You searched for: “abrogating
abrogate (AB ruh gayt") (verb), abrogates; abrogated; abrogating
1. To abolish or to annul by authority; to nullify, to cancel: Congress once passed laws prohibiting the sale of liquor in the U.S., however the 20th Amendment to the Constitution abrogated those laws and now alcohol may be legally sold.

The Secretary of State declared that further aggressive action by a certain foreign power would cause the government to abrogate the treaty it had made with that country.

Mr. Jackson and the Board of Directors at the museum decided to abrogate entrance fees for senior citizens.

2. To repeal, to eliminate, or to get rid of something formally and publicly, especially a law: The king decided to abrogate the old law regarding poaching during the summer holidays.

The new law abrogated the old law about paying parking fines.

They will be abrogating the decision to increase student grants after the next election.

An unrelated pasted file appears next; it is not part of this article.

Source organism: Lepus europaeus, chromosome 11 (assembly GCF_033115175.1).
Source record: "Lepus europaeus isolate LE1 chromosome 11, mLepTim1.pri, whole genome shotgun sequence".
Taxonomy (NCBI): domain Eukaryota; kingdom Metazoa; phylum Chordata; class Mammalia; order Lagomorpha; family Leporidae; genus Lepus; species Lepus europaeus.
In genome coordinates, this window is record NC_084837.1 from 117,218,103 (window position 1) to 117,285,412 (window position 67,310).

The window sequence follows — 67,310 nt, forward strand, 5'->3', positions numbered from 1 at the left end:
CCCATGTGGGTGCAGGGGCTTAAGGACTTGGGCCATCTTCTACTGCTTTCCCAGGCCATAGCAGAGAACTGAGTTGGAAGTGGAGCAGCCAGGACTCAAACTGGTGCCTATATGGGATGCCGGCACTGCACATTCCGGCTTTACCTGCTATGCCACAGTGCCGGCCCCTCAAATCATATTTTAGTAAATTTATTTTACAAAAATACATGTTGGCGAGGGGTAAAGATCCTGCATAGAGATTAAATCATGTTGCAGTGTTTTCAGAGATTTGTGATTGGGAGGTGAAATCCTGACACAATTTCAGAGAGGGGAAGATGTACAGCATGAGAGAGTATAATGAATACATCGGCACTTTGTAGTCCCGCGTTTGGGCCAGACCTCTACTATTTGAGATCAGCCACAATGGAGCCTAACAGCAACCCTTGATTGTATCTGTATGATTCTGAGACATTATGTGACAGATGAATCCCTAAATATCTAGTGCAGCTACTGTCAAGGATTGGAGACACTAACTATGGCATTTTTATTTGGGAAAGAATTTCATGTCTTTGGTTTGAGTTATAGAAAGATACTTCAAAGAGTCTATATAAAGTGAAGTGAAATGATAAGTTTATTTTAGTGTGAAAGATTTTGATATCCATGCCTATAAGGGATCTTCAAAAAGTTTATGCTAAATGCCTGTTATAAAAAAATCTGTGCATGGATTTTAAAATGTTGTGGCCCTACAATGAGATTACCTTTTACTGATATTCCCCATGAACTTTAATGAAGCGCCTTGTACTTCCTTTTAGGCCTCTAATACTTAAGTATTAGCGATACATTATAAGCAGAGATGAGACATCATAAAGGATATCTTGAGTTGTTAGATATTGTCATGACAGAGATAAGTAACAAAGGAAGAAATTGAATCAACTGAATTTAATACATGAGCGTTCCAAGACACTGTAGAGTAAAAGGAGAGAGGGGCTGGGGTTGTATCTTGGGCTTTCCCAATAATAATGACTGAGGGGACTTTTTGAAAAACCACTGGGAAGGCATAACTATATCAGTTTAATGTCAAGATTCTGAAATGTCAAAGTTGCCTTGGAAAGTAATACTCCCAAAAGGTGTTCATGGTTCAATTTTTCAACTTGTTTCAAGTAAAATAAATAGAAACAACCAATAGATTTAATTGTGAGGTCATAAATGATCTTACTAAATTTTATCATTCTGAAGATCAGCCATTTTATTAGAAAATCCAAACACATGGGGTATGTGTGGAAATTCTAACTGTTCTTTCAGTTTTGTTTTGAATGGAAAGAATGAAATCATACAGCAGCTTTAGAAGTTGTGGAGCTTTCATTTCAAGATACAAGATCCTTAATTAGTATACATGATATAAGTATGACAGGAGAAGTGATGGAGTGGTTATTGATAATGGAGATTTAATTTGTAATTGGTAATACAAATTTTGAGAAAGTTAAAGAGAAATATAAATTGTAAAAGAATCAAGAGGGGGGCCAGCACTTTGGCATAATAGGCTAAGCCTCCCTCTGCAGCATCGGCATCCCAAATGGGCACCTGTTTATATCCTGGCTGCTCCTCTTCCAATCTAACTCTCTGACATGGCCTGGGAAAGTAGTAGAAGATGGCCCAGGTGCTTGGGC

3. Etymology: from Latin ab-, "away" + rogare, "to ask, to propose".
To annul or abolish by governmental authority.
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To get rid of by an authority.
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To abolish by an authorized authority.
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This entry is located in the following units: a-, ab-, abs- (page 8) -gate + (page 1) rog-, roga-, -rogate, -rogation, -rogatory (page 1)
Word Entries at Get Words: “abrogating
To annul or to abolish by authority; to cancel. (2)